Prior to HEA 1337, which went into effect last July, women were required to have ultrasounds before having an abortion, but the ultrasound could be done on the same day as the abortion procedure. After so many assaults on freedom to choose this year, including OH banning abortions after 24 weeks, this is def a glimmer of hope for pro-choicers!
A federal judge has blocked an IN law that would have required women to undergo an ultrasound at least 18 hours before an abortion.
On Friday, US District Judge Tanya Walton Pratt ruled with Planned Parenthood, granting a preliminary injunction that temporarily blocks the mandate.
INDIANAPOLIS-The law that requires a woman to have an ultrasound at least 18 hours before having an abortion has been blocked by a federal judge. "These burdens are clearly undue when weighed against the nearly complete lack of evidence that the law furthers the State's asserted justifications of promoting fetal life and women's mental health outcomes".
Planned Parenthood sued the commissioner of the Indiana State Department of Health as well as several county prosecutors past year, specifically targeting the ultrasound mandate in its complaint. These laws affect low-income women most prominently, because they can not afford to take time off of work in order to fulfill these requirements.
Wolf, whose relationship with Planned Parenthood caused a minor stir as efforts to defund the organization gained new momentum, has indicated on numerous occasions that he would not sign legislation to defund Planned Parenthood and other groups that provide abortion services. So it looks like the ultrasound doesn't make much of a difference after all! The law, one of the most restrictive in the nation, requires burial or cremation of fetal remains, and also prohibits abortions sought due to genetic abnormalities or disabilities.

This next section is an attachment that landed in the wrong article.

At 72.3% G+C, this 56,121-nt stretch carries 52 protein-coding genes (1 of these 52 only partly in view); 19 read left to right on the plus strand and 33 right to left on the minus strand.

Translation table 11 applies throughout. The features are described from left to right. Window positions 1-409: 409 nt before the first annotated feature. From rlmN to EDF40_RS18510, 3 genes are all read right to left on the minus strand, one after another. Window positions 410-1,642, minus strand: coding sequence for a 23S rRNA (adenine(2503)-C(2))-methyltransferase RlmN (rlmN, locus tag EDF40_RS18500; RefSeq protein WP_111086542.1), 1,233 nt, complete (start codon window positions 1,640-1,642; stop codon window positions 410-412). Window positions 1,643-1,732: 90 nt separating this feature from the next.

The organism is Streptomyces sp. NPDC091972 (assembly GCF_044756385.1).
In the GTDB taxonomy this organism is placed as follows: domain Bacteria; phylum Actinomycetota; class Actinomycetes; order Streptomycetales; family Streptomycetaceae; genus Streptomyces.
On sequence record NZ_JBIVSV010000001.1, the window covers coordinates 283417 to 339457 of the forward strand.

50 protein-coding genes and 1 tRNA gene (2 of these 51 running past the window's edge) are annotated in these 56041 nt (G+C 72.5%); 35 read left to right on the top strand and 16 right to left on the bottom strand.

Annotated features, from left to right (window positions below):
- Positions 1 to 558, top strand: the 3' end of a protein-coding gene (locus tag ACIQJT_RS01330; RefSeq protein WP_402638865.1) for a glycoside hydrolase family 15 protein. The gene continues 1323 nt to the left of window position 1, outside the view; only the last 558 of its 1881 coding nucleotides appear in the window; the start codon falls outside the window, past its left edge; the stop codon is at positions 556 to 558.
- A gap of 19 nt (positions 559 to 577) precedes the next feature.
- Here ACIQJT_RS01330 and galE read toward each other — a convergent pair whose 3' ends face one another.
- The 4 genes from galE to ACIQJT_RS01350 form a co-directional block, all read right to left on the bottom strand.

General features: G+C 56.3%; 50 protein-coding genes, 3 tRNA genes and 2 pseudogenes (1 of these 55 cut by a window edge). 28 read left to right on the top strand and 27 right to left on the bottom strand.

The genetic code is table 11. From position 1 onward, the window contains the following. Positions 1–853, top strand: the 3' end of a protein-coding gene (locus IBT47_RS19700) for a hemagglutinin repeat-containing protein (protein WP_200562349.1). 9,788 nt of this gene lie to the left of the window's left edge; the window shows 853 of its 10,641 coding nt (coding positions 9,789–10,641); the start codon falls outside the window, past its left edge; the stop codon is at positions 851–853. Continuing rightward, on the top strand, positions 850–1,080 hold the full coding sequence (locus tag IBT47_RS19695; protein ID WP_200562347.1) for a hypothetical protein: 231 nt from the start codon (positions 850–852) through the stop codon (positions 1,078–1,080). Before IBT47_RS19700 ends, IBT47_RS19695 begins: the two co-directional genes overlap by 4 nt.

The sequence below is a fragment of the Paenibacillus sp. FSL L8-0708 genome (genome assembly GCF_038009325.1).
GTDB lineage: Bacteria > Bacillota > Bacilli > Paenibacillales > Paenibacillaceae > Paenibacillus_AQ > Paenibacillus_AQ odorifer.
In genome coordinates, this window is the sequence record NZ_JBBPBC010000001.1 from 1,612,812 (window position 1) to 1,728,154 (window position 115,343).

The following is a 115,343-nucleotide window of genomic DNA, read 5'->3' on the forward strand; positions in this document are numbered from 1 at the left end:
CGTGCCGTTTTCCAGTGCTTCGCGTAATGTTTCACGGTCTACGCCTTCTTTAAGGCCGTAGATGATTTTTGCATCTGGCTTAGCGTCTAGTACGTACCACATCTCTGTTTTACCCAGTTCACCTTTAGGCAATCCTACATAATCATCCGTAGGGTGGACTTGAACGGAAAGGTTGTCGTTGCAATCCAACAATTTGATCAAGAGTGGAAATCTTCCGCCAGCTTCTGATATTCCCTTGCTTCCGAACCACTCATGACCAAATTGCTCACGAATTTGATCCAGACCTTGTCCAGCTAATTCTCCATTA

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Alternatively, Congress could use a budget reconciliation bill to cut off Medicaid reimbursements to Planned Parenthood and redirect that money to federally qualified community health centers, which do not provide abortion and outnumber Planned Parenthood by a margin of 20 to 1.
Indiana Attorney General Curtis Hill said that while he does not agree with the court's decision, "My office is considering our next steps in the litigation". According to the judge's opinion, however, the state "presents little evidence, and certainly no compelling evidence, that the new ultrasound law actually furthers that interest".
The president of Planned Parenthood of IN and Kentucky praised the decision and told CBS News, "I would prefer that the Legislature figure out that it's not their job to practice medicine, and that we would IN fact get politicians out of our doctor's offices".
In a statement posted on the website of the Irvine center he founded, Daleiden said the "bogus charges from Planned Parenthood's political cronies are fake news".
Ken Falk, the legal director of the ACLU of IN, said only about 25 percent of IN women seeking abortions actually agree to see the fetal ultrasound, or hear the fetal heartbeat if it's present.
"I do think time is of the essence".